There are two major reasons that your power of attorney (POA) may be considered powerless. If you are already in this situation, please read our section on legal solutions. If you are in the process of creating a POA, inform yourself of the following situations:
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A durable power of attorney is a legal document that is commonly heard of yet is one that few truly understand. Once a person has drawn up a durable power of attorney document, they may sit back with a sigh of relief, believing that if the worst happens and they find themselves incapacitated, a trusted loved one will appropriately manage their finances and property. Yet, despite the purported benefits of the document, the power of attorney may be more powerless than one would have thought.
It can be rightfully assumed that a legal document, signed by the involved parties, witnessed and notarized by a recognized official, would be sufficiently acceptable. However, should that trusted loved one show up to your local investment broker with the document in hand, they may find out that even a durable power of attorney is held in low esteem and not honored in such situation.
What are the reasons a financial institution might reject someone’s own power of attorney document?
Requiring Additional Authorization
The primary reason a durable power of attorney might not be recognized is because many banks, credit unions, and brokerage firms have their own documents authorizing who is in charge should an account holder become unable to manage their own affairs. The problem arises when the financial institution requires the original account holder to sign their documents but the account holder is incapacitated and cannot sign, causing the designated representative having to request access to the account. In short, it becomes a conundrum for both parties.
Even if a person lives in a state with statutes recognizing a durable power of attorney, many financial institutions still resist it. They reject an individual’s state recognized power of attorney by asserting that their own financial institution’s documentation is required. In addition to a bank’s own paperwork, they might also require written statements from treating physicians attesting that the account holder is, indeed, unable to manage their own affairs. Representatives for a regulatory organization for banking practices claim that this is for consumer protection.
So, financial institutions are not being difficult just to be difficult. They have their own security standards in place. However, the problem is that many people are not aware that a financial firm’s specified documents will be necessary in addition to the durable power of attorney.
Does It Pass the ‘Stale Test’?
Another reason a durable power of attorney is rejected is that it might be considered stale. This means the document is dated years earlier than it should be, thus it is too old. With regards to a person’s finances, a bank or brokerage firm may look upon old documents with suspicion. When creating a durable power of attorney document, there is no ‘refresh’ button. After several years pass, it is advisable to rescind the powers of the old and ring in the new with freshly signed and notarized paperwork as well as updating any required authorization documents with financial institutions.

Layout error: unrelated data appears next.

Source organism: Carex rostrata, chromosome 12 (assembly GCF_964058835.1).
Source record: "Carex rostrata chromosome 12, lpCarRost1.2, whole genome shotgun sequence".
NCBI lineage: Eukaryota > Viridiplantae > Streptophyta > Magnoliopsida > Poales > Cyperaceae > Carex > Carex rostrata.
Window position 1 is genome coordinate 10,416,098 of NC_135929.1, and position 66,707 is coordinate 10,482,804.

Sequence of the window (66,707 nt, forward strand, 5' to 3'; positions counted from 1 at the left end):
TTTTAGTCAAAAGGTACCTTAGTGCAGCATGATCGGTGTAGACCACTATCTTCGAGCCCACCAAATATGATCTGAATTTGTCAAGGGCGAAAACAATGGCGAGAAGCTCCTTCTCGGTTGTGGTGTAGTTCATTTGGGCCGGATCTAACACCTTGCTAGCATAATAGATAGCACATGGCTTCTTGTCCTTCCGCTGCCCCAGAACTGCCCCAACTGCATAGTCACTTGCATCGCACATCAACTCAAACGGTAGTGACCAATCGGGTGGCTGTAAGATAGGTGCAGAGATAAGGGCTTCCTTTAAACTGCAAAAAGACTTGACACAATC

First and foremost, visit every financial institution you have accounts with and ascertain if they have their own authorization forms that are required in lieu of a durable power of attorney. Before you put pen to paper and fill out the forms, be sure you have an attorney take a look at what the forms delineate. Some may include an indemnity or arbitration clause that is unfavorable as the account holder. Once the forms are determined to be acceptable, complete them thoroughly and return them to the appropriate financial institutions. Don’t forget to make copies for your own records.
If you are dealing with an “after the fact” case, an attorney may be necessary to move things along, especially if you possess a powerless power of attorney document, or lack the proper forms required by the financial firm. An experienced lawyer has the resources and knowledge to encourage a bank to accept a properly executed durable power of attorney. Many banks are not interested in the troubles associated with litigation, as a call or letter from an attorney can go a long way in gaining their cooperation.
The worst case scenario of engaging in litigation can be a long and expensive process. So, don’t get caught with a powerless power of attorney. Be proactive today and find out what your own financial institutions require should you ever need a trusted one to manage your finances, as well as your care.